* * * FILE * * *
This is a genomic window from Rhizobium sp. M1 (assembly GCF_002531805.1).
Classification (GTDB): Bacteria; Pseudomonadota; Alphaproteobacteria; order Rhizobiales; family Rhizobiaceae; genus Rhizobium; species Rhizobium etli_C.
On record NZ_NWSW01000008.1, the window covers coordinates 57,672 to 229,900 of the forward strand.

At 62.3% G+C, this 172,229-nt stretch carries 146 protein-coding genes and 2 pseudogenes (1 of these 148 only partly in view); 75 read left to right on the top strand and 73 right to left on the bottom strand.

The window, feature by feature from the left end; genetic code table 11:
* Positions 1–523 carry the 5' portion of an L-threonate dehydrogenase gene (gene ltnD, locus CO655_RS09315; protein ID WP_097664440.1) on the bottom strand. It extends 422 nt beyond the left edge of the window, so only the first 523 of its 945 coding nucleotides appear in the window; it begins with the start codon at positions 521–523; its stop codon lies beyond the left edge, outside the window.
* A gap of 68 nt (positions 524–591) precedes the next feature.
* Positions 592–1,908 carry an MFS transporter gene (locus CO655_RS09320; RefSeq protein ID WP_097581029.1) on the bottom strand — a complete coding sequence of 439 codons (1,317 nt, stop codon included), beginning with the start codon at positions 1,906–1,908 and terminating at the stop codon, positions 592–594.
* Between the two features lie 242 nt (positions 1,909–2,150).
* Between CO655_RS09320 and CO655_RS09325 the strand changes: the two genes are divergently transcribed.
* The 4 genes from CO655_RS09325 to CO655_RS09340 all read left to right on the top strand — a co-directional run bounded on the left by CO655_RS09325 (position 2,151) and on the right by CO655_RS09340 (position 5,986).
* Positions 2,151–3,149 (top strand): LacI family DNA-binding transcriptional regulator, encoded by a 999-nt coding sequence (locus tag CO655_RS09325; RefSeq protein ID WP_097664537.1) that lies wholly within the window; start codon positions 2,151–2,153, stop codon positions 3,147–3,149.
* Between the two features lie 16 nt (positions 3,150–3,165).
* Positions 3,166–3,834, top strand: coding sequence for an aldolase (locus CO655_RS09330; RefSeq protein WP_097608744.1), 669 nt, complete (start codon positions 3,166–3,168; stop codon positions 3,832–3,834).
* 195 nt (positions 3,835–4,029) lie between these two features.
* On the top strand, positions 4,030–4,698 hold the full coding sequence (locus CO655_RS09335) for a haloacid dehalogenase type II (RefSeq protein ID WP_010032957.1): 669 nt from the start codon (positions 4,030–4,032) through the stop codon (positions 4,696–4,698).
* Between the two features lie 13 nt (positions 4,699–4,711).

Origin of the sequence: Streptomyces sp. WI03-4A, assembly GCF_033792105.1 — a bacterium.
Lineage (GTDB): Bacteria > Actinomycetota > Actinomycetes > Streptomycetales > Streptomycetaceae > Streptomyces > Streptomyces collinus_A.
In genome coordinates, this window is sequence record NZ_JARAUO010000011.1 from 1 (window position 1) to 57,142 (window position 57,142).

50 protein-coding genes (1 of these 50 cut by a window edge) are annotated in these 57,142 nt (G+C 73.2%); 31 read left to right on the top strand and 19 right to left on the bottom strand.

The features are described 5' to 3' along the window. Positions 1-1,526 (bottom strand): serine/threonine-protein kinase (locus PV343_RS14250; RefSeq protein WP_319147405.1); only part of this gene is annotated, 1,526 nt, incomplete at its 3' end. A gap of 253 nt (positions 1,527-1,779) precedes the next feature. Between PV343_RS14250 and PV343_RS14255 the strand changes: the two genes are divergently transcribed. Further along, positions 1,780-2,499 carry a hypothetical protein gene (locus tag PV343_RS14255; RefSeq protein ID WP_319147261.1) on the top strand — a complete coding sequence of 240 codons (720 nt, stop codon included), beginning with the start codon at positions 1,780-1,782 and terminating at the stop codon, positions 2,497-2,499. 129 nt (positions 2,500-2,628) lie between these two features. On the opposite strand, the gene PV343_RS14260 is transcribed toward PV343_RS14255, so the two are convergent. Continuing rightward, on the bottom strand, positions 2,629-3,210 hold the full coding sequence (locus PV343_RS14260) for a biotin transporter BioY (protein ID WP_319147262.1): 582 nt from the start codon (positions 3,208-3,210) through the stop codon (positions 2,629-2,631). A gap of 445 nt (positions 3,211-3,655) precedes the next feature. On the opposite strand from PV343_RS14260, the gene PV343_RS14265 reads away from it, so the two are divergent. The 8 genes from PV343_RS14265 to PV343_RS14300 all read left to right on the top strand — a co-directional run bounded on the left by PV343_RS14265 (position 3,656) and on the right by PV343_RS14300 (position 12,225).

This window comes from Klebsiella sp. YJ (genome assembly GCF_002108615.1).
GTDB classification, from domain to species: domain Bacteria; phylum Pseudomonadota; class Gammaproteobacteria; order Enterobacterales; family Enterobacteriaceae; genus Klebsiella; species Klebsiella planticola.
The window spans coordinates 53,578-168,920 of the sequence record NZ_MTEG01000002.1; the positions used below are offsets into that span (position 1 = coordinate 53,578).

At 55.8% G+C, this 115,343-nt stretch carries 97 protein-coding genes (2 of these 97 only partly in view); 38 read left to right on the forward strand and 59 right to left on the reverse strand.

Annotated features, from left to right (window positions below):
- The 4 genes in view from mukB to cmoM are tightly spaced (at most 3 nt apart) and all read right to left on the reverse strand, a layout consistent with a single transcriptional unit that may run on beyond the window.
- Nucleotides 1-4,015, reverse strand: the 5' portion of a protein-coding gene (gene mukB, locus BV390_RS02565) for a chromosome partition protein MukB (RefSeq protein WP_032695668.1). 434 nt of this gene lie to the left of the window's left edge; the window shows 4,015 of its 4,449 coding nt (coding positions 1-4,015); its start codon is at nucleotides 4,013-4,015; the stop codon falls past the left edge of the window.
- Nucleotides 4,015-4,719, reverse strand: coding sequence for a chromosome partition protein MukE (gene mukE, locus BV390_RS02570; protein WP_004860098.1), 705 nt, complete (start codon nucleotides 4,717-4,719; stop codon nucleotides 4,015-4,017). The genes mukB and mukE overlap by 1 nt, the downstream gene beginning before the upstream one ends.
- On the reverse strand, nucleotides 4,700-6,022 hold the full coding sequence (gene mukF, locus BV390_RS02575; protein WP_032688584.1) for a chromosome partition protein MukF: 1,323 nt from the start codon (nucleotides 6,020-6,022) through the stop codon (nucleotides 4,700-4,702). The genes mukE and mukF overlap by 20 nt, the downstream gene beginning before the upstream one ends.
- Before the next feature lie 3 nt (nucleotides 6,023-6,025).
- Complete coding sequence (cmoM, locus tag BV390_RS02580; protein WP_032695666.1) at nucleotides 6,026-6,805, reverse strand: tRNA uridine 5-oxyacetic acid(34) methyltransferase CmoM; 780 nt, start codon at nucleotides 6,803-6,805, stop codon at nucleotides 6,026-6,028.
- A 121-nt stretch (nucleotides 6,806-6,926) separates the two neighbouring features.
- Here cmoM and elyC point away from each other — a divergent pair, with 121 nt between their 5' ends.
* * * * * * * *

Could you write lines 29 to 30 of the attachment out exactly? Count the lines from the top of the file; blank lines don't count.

- Nucleotides 1-4,015, reverse strand: the 5' portion of a protein-coding gene (gene mukB, locus BV390_RS02565) for a chromosome partition protein MukB (RefSeq protein WP_032695668.1). 434 nt of this gene lie to the left of the window's left edge; the window shows 4,015 of its 4,449 coding nt (coding positions 1-4,015); its start codon is at nucleotides 4,013-4,015; the stop codon falls past the left edge of the window.
- Nucleotides 4,015-4,719, reverse strand: coding sequence for a chromosome partition protein MukE (gene mukE, locus BV390_RS02570; protein WP_004860098.1), 705 nt, complete (start codon nucleotides 4,717-4,719; stop codon nucleotides 4,015-4,017). The genes mukB and mukE overlap by 1 nt, the downstream gene beginning before the upstream one ends.